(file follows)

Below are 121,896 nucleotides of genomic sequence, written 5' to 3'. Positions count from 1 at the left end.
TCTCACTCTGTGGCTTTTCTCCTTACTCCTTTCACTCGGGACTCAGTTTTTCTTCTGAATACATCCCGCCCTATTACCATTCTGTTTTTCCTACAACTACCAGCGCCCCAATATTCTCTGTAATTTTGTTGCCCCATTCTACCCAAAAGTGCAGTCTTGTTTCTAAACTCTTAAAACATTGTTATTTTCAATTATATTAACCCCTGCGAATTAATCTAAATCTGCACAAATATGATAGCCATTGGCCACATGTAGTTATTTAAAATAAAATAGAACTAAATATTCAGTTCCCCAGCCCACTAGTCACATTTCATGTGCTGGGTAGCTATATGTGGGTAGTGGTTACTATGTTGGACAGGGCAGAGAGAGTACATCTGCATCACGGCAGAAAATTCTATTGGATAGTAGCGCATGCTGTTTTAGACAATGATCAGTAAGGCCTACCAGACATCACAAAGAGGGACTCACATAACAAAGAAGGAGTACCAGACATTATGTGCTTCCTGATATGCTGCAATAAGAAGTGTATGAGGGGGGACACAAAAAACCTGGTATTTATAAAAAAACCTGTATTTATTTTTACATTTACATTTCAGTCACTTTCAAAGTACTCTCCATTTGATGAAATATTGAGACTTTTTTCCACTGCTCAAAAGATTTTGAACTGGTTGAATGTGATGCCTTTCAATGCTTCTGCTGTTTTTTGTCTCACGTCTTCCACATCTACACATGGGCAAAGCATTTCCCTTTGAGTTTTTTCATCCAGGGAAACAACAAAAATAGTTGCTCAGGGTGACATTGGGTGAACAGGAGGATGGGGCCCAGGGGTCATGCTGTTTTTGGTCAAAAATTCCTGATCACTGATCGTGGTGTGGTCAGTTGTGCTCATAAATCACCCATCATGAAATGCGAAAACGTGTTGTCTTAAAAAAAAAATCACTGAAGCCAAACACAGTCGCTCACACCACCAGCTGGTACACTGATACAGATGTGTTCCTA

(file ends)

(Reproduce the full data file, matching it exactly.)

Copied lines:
Below are 121,896 nucleotides of genomic sequence, written 5' to 3'. Positions count from 1 at the left end.
TCTCACTCTGTGGCTTTTCTCCTTACTCCTTTCACTCGGGACTCAGTTTTTCTTCTGAATACATCCCGCCCTATTACCATTCTGTTTTTCCTACAACTACCAGCGCCCCAATATTCTCTGTAATTTTGTTGCCCCATTCTACCCAAAAGTGCAGTCTTGTTTCTAAACTCTTAAAACATTGTTATTTTCAATTATATTAACCCCTGCGAATTAATCTAAATCTGCACAAATATGATAGCCATTGGCCACATGTAGTTATTTAAAATAAAATAGAACTAAATATTCAGTTCCCCAGCCCACTAGTCACATTTCATGTGCTGGGTAGCTATATGTGGGTAGTGGTTACTATGTTGGACAGGGCAGAGAGAGTACATCTGCATCACGGCAGAAAATTCTATTGGATAGTAGCGCATGCTGTTTTAGACAATGATCAGTAAGGCCTACCAGACATCACAAAGAGGGACTCACATAACAAAGAAGGAGTACCAGACATTATGTGCTTCCTGATATGCTGCAATAAGAAGTGTATGAGGGGGGACACAAAAAACCTGGTATTTATAAAAAAACCTGTATTTATTTTTACATTTACATTTCAGTCACTTTCAAAGTACTCTCCATTTGATGAAATATTGAGACTTTTTTCCACTGCTCAAAAGATTTTGAACTGGTTGAATGTGATGCCTTTCAATGCTTCTGCTGTTTTTTGTCTCACGTCTTCCACATCTACACATGGGCAAAGCATTTCCCTTTGAGTTTTTTCATCCAGGGAAACAACAAAAATAGTTGCTCAGGGTGACATTGGGTGAACAGGAGGATGGGGCCCAGGGGTCATGCTGTTTTTGGTCAAAAATTCCTGATCACTGATCGTGGTGTGGTCAGTTGTGCTCATAAATCACCCATCATGAAATGCGAAAACGTGTTGTCTTAAAAAAAAAATCACTGAAGCCAAACACAGTCGCTCACACCACCAGCTGGTACACTGATACAGATGTGTTCCTA